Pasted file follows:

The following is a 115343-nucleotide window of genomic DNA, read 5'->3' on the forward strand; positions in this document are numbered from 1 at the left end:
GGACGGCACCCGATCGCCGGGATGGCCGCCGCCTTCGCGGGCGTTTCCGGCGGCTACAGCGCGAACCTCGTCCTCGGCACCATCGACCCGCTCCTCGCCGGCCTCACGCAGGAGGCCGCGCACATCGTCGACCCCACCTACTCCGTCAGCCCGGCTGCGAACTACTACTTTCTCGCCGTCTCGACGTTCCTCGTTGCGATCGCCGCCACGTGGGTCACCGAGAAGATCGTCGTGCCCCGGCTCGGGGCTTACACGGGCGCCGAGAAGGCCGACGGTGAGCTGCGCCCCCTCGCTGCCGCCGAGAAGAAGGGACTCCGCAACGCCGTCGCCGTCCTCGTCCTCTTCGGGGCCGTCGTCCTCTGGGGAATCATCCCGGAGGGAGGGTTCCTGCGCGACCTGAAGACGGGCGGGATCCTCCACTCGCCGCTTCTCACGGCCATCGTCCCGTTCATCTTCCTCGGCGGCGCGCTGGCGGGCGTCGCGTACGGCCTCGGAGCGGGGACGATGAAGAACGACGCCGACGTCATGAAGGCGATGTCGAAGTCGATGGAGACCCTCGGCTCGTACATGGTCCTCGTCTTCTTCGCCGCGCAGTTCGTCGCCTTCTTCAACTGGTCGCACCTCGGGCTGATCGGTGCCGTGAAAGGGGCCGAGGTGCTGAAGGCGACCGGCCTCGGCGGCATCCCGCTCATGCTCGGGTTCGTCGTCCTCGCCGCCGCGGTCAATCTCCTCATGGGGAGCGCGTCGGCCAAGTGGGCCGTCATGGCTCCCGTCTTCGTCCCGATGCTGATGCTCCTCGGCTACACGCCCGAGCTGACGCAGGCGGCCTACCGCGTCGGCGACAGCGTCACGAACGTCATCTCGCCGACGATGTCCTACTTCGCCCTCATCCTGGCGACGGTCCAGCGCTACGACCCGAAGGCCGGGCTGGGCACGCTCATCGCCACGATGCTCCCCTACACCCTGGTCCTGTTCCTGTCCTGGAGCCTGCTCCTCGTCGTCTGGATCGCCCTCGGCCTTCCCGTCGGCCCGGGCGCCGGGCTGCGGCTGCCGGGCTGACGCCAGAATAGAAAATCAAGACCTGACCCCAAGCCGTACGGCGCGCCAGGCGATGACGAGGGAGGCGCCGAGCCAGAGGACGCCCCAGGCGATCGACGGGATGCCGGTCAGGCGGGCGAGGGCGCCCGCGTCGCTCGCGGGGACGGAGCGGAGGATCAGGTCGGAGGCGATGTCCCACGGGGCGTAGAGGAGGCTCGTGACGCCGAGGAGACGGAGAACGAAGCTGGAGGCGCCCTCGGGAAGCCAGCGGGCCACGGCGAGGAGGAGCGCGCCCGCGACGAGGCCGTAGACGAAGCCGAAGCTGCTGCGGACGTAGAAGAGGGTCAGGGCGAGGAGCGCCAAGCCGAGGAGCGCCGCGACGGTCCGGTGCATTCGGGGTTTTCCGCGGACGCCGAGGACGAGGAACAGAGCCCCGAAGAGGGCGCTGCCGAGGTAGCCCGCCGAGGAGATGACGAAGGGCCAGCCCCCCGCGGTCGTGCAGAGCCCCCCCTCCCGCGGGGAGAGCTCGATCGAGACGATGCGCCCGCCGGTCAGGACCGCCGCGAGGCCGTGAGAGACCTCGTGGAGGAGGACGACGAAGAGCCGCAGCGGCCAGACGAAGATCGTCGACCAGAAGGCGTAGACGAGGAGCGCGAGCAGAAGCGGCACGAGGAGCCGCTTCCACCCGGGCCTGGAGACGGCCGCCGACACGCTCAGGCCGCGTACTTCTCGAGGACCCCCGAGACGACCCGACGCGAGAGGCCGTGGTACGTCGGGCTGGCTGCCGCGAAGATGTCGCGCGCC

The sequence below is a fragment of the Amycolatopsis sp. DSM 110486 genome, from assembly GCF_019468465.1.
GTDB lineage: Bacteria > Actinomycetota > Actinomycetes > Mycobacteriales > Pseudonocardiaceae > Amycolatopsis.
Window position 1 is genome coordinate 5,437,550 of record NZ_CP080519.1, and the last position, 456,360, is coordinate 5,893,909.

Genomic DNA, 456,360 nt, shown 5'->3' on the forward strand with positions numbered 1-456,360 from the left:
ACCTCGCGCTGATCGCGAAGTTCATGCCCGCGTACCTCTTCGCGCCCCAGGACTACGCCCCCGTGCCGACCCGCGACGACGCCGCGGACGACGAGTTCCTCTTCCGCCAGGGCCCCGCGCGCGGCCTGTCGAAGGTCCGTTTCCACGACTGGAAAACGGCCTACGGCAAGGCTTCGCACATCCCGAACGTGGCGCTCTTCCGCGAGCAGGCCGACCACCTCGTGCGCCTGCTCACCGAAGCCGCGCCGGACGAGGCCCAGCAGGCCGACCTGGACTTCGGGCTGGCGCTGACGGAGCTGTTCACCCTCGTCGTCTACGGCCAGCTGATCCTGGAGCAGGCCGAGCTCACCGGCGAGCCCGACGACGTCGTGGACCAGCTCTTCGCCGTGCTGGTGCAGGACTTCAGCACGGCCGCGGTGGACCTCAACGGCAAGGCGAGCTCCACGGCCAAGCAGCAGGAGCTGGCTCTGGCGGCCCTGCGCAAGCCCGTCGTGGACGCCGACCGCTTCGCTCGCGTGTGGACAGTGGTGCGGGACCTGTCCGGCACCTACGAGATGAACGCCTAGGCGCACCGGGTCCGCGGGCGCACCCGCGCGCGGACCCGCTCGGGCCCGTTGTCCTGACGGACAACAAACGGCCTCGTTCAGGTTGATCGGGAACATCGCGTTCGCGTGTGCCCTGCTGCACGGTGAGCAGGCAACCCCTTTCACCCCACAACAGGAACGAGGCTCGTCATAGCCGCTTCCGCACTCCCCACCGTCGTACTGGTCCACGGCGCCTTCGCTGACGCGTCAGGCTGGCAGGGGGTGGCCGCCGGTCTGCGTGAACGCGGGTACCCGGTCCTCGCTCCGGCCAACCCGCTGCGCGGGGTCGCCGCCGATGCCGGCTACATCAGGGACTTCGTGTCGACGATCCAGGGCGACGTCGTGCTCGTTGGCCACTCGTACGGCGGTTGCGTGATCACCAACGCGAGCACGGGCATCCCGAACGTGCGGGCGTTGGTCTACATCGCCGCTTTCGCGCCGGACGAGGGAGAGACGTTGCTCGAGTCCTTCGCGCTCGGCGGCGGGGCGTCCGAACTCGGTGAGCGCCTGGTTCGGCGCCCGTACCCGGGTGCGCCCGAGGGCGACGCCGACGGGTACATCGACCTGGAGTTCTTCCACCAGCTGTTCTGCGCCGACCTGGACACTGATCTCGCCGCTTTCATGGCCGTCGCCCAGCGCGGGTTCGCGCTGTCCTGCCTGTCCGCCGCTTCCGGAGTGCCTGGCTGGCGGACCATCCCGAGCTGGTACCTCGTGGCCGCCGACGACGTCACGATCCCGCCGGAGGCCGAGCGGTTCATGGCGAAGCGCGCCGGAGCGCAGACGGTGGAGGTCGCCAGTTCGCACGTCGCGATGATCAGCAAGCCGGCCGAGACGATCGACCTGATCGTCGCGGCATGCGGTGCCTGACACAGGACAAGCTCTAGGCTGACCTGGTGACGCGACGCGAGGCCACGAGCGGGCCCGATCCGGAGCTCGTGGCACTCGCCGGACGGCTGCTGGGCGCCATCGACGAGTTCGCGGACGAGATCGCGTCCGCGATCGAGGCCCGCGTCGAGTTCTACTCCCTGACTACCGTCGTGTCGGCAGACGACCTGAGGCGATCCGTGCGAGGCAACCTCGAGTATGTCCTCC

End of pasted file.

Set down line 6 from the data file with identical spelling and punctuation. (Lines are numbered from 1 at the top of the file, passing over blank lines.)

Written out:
Genomic DNA, 456,360 nt, shown 5'->3' on the forward strand with positions numbered 1-456,360 from the left: